Cllr Susan Carey (Con) got it wrong. The figures as published by the Ministry of Levelling Up Housing and Communities [MLUHC], on the 30 March 2022, once again, Folkestone & Hythe District Residents have the highest council tax bill for any district in Kent, for the nineteenth year in a row.
Jeffrey Matsu chief economist at Chartered Institute of Public Finance & Accountancy pulls no punches when he say’s,’Council tax is regressive in its nature‘, and goes on by stating ‘Council tax has been increasing every year since 2016.’
However, this year’s council tax increase comes during a particularly difficult economic climate of soaring inflation and uncertainty about our post-pandemic recovery.
The Consumer Price Index (CPI) shows that inflation is at 5.5%, the highest it has been since 1997 – driven by the recent surge in wholesale gas prices. This is expected to reach 7.25% next month when Ofgem increases the energy price cap by £693. In response, monetary policy is likely to tighten further. Although the £67 council tax increase in England may only form a part of wider cost pressures, its timing coincides with other increases. A 1.25% rise in national insurance contributions, equivalent to an increase of £230 for those earning a median income of £31,285, is set to come into effect in April. Meanwhile, soaring inflation has outstripped wage growth in real terms. Such cost pressures may seem modest when considered in isolation, but the cumulative impact can be substantial – particularly for lower-income households.
The most worrying thing is that we are only in the foothills of the cost of living crisis, with prices set to rise a lot more throughout this year. April is going to be a month of extreme strain. But not just for the retired or those in low income households
Pre-pandemic, HMRC was owed £16bn; that sounds like a terrifying amount, until you discover that the figure now stands at £39bn, having peaked at £67bn in August 2020. The number of taxpayers in debt had risen from 3.8 million to 6.2 million (63%) by September 2021 and the average duration of repayment is 14 months.
To put this in context, that is 20% of all taxpayers now, apparently, being in debt. To put that another way, that’s all self-employed people and half of all tax-paying companies.
The average debt is £6,290, which is very high and must mean that there are some very big debtors out there.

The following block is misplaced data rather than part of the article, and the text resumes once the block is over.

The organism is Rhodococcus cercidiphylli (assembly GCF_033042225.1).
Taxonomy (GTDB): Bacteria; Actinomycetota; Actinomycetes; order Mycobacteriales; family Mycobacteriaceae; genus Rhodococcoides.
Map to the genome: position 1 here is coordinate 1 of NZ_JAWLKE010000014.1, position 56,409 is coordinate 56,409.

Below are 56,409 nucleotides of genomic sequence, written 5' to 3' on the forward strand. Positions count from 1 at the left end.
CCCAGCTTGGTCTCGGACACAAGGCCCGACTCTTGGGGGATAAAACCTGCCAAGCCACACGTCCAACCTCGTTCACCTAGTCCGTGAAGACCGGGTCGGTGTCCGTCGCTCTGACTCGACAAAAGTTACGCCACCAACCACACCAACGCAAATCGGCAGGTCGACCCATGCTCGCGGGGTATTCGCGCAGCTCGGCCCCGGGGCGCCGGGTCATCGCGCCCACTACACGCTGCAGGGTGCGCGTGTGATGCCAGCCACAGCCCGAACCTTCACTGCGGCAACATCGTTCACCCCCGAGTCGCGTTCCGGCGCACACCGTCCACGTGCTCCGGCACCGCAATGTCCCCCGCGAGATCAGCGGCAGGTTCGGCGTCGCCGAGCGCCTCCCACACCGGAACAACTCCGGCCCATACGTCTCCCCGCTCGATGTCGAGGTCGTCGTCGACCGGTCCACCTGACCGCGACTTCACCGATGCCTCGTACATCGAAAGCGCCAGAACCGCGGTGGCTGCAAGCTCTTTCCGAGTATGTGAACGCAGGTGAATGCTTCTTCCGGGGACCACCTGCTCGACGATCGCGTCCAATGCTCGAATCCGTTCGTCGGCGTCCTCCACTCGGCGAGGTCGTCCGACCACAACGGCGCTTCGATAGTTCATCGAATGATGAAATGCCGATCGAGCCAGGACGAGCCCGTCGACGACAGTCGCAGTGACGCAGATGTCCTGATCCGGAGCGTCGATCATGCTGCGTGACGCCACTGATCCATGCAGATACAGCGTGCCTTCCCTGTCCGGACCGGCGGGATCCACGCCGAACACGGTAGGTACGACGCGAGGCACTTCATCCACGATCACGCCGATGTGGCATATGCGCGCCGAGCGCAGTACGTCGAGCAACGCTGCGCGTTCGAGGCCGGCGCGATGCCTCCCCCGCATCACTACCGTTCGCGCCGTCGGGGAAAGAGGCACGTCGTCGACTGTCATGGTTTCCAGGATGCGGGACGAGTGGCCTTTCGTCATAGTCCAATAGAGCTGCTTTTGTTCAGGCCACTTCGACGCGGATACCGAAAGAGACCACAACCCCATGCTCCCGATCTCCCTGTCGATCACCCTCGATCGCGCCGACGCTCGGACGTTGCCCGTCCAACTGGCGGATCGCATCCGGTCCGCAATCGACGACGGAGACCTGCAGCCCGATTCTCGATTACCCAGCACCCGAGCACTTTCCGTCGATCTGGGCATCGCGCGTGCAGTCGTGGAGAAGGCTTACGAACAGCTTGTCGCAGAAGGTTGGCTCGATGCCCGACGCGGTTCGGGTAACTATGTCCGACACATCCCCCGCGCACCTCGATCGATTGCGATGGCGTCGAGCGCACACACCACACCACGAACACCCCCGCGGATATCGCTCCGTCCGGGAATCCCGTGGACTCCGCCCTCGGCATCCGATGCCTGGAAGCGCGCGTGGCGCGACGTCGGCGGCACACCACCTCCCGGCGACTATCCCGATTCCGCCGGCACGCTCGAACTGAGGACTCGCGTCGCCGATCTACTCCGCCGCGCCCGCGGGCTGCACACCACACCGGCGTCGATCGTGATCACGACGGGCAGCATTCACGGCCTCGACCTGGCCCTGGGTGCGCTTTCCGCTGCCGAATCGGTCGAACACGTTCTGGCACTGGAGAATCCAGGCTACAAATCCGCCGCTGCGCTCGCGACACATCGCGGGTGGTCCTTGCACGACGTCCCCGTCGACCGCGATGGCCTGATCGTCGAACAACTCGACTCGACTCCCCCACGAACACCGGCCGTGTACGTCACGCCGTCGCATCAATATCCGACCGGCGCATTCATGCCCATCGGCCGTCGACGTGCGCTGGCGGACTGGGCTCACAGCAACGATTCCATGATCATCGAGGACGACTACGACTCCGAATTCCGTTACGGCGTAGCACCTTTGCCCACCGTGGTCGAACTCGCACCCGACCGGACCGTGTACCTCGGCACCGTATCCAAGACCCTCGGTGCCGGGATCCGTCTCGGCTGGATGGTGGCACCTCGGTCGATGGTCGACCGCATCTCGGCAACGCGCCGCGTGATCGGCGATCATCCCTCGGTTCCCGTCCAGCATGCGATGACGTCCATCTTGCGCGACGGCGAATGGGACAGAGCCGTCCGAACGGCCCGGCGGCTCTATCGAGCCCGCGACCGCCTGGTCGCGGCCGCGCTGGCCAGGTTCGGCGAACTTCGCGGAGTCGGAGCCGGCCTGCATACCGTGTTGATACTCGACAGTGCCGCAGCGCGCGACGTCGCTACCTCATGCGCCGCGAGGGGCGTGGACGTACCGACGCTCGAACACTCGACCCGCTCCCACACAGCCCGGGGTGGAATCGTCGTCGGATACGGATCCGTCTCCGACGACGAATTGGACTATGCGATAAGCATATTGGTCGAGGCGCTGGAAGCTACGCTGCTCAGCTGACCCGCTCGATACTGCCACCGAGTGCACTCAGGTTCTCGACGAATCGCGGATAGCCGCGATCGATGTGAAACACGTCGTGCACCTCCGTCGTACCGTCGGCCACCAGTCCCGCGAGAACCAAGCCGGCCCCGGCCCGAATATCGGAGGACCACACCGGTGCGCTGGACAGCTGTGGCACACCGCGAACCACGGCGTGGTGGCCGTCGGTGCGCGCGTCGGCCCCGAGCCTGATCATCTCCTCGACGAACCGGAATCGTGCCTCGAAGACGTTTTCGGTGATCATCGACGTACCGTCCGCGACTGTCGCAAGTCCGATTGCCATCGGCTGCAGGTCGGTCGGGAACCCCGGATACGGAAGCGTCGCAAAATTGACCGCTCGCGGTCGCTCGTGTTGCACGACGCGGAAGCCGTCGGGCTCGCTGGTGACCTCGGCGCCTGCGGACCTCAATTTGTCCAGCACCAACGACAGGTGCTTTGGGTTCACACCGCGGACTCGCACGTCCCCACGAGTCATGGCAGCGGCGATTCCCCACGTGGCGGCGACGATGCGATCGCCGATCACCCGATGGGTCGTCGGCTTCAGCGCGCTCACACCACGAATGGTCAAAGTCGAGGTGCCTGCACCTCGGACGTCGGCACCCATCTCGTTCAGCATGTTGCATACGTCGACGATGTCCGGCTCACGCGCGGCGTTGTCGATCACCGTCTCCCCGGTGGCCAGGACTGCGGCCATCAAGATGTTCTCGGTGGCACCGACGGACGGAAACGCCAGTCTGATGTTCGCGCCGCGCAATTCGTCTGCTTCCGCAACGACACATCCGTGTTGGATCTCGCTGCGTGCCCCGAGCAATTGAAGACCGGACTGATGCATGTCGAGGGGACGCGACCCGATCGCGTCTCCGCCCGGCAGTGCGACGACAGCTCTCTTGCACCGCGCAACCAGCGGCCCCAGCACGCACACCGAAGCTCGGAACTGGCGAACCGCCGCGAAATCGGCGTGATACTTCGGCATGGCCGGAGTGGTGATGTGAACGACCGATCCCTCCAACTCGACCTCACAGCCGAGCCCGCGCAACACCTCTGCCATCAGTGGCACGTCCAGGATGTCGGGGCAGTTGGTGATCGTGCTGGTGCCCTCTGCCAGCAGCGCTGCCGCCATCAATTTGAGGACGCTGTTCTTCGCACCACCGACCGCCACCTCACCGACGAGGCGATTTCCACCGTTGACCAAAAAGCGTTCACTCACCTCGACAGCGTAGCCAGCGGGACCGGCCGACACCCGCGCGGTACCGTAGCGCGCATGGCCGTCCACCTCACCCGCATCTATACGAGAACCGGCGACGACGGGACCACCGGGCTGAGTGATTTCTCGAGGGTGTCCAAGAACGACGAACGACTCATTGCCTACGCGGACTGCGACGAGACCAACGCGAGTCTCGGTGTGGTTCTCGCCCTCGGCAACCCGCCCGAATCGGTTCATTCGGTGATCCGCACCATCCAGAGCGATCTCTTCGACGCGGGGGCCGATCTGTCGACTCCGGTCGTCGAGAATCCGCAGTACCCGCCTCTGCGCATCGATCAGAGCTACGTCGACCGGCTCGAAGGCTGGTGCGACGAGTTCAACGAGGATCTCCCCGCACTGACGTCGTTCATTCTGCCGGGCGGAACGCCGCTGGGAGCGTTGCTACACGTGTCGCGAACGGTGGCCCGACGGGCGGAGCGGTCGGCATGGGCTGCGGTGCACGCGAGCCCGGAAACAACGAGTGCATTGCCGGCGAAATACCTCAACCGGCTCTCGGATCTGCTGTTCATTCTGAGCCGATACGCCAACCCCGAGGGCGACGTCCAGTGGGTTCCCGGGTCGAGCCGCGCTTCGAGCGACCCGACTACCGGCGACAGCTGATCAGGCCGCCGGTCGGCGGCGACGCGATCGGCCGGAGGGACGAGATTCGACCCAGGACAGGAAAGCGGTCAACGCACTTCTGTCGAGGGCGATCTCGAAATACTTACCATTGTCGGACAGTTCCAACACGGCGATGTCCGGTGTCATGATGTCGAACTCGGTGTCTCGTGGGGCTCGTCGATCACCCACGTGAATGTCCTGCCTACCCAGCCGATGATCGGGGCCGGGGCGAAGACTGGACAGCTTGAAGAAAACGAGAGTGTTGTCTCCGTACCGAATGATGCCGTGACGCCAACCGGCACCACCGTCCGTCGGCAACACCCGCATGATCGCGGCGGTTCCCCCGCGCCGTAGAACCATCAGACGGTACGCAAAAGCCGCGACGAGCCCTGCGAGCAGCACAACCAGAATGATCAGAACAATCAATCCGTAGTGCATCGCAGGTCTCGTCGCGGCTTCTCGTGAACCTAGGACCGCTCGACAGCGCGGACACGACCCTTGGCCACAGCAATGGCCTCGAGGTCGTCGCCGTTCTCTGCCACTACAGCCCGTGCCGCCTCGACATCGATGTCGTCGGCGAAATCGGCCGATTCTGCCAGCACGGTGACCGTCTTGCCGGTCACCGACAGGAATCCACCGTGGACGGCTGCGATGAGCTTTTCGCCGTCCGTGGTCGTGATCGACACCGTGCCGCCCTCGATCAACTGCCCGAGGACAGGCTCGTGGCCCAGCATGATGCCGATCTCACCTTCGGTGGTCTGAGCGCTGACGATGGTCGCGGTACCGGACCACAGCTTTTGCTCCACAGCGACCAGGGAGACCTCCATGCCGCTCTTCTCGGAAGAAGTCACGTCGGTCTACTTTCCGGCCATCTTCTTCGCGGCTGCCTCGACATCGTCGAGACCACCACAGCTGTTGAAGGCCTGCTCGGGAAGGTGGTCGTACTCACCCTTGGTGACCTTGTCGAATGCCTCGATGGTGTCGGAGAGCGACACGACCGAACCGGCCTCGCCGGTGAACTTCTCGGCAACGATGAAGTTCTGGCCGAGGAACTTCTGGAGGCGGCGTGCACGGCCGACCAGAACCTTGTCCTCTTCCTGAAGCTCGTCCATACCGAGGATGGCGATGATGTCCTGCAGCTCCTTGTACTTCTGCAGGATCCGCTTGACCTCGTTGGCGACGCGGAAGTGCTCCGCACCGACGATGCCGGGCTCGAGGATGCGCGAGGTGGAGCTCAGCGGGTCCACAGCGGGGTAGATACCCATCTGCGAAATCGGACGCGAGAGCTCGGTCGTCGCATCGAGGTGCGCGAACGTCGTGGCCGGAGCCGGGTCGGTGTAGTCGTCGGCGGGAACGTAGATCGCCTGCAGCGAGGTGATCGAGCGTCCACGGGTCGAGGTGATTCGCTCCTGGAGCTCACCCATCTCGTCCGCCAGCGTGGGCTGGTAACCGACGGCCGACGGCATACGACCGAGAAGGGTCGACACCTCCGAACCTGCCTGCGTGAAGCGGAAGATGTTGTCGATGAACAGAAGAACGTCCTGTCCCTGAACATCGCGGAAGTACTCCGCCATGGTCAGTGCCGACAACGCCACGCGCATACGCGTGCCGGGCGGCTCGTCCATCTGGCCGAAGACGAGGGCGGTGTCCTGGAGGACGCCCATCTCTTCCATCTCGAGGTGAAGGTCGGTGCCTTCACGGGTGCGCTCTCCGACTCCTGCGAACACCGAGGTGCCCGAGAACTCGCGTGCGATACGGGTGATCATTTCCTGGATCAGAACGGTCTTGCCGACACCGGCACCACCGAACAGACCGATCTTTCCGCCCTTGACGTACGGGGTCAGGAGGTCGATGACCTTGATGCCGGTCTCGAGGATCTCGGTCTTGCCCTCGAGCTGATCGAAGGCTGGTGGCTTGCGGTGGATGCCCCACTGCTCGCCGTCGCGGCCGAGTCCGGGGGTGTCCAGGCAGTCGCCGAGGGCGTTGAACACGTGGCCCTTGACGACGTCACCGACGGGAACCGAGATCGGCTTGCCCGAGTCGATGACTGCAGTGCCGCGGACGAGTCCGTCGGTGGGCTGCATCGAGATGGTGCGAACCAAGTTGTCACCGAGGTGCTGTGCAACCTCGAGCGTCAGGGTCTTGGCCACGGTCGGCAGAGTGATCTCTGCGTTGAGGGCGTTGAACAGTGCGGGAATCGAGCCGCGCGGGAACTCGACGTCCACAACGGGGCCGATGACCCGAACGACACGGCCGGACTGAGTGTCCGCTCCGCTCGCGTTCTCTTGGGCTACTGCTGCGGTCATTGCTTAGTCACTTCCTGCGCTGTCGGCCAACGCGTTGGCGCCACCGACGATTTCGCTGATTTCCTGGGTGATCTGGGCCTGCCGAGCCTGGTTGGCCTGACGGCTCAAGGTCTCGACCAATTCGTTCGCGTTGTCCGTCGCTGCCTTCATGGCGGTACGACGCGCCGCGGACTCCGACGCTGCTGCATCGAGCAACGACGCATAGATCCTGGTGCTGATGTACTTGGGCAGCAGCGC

Research by Policy in Practice for the Greater London Authority highlights the negative consequences of strict council tax collection policies for residents’ financial resilience and found that such practices did not lead to higher collection rates.
They could find no clear relationship between stricter council tax collection policies and higher council tax collection rates.
Higher council tax collection rates are associated with the generosity of a borough’s Council Tax Reduction Scheme and lower collection rates are associated with the level of poverty in the borough
Seeking to recover the full council tax bill, rather than a missed instalment, significantly weakens financial resilience, more so if charges for enforcement action are added
So where to turn
First, local welfare assistance schemes are a vital source of support when people face an unexpected expense such as a broken washing machine, cooker, bed, and here in Kent we have Kent Support and Assistance Service (KSAS), who may be able to help you if you are having serious difficulties managing your income due to a crisis, or if you are facing exceptional pressures because of an emergency.
Second, from our Council support is available for residents facing financial difficulties. Research has shown that accessing the right benefits can be the thing that prevents someone from experiencing destitution.
Much of the power to protect the retired, low income and working in our district and county, from the rising cost of living lies in the hands of Rishi Sunak, and is complicated by world events.
The Shepway Vox Team
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